The Ways We Work: III
In my last post, I suggested that the ways we used to plan workspaces are no longer effective. Maybe they never were. I have several reasons for saying this. First and foremost is the fact that many organizations think of space allocation according to entitlement or status whereas they should consider designs that support the business of their business. Certainly, organizations are free to determine who gets what, or to use space as a reward or symbol of accomplishment as they choose. But this approach erodes designers’ ability to link “place” to “work” and teach workers to see space as a resource, not an entitlement. A workplace should be considered a resource that its users can adapt over time as their work changes.
This adaptability can help an organization redefine itself for the new market conditions; it also teaches and empowers workers to be conscientious consumers of their own environments and feel so much at ease with it that they can modify many aspects of it for themselves.
Another faulty assumption is that work happens mostly at workstations or in assigned offices. AECOM Strategy Plus, as well as other workplace-consulting firms have plenty of evidence to prove that people are only in their assigned seats half the time or even less. And this applies across industries and worker types.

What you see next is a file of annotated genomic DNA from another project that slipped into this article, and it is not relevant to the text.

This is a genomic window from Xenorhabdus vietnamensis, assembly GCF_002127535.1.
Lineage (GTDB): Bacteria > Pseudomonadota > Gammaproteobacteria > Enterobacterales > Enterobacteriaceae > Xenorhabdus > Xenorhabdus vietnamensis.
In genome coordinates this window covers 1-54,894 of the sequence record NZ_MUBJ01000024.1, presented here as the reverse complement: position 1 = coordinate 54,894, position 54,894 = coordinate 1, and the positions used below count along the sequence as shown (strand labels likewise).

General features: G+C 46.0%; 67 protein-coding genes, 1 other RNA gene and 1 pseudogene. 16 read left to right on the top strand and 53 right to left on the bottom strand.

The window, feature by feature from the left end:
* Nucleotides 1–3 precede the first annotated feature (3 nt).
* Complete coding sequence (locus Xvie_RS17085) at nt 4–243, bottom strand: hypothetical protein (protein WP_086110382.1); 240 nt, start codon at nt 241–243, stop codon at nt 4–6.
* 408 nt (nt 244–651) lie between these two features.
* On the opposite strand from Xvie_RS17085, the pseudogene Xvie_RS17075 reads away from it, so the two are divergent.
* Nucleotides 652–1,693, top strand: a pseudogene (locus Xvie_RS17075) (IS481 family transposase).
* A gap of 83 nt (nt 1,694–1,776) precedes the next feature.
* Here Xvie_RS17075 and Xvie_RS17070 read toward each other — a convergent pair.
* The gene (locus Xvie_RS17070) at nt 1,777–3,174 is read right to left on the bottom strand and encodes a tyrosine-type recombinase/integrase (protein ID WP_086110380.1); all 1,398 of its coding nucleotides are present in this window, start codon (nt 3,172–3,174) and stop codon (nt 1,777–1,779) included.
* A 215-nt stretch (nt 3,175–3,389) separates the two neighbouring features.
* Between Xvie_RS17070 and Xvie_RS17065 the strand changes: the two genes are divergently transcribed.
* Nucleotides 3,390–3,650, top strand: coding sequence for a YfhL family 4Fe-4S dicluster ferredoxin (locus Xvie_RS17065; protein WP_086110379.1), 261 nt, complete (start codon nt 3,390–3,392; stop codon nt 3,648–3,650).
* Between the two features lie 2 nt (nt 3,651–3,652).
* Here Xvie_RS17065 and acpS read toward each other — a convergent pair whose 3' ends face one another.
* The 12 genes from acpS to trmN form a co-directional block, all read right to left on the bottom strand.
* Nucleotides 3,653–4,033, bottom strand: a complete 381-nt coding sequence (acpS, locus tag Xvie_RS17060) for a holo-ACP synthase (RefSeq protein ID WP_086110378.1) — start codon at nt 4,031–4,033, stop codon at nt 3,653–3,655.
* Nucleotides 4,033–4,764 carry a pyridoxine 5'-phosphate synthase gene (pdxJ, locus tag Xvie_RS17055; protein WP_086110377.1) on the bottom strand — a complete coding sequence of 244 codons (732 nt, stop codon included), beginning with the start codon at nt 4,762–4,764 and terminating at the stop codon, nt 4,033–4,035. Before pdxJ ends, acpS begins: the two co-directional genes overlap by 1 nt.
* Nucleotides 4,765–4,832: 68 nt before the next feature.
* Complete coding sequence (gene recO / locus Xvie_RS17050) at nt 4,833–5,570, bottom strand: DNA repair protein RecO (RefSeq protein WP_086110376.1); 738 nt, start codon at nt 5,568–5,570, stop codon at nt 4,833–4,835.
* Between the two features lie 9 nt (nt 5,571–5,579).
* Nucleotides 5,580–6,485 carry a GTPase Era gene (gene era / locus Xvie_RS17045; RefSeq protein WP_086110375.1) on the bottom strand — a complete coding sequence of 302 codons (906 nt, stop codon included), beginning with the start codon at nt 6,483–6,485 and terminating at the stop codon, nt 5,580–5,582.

A recent article in the WSJ quotes Susan Chapman from American Express suggesting that the AECOM evidence may really be more about people taking vacations, sick leave, and travel then it is about mobile workers. But I suspect she knows more than the article reveals. I, as many others do, believe that work is happening everywhere, outside and inside “the office,” and in collaboration with other people. Teams are meeting in their labs or project rooms, leaders are with their teams, customer service is tracking down product managers for answers, and the accounts payable folks are in training to learn the latest version of the software they use.
If activities – many of which are group activities – are happening in other settings in the office, or at home, or at the customer’s site, why is the vast majority of the space in “the office” being allocated to workstations and enclosed offices (traditionally designed for individual work)? “Supply” is clearly not matching “demand.”
Image from AMC
All of which leads me to a third topic I’ve been kicking around since I read the NetWork paper – that the workplace, like many other aspects of our lives, is becoming more consumer-led, on-demand.
The neglect of the consumer makes me want to stand on my soapbox and insist that while it’s “the work, stupid,” it’s also the worker. There are plenty of things people can and will figure out for themselves if we give them the tools and get out of the way.
Jan Johnson, FIIDA, is VP of Design and Workplace Resources at Allsteel, manufacturer of office furniture. She has focused on the correlation between business strategies and the workplace. She has a degree in interior design and a Master’s in business administration and has worked as an interior designer and strategic planner for her own firm and Perkins + Will, and as a workplace consultant for HOK/Consulting. She leads Allsteel’s Workplace Advisory team and the development and delivery of content and tools that support clients and design organizations as they plan, design and manage work environments.
Ways We Work is a blog series.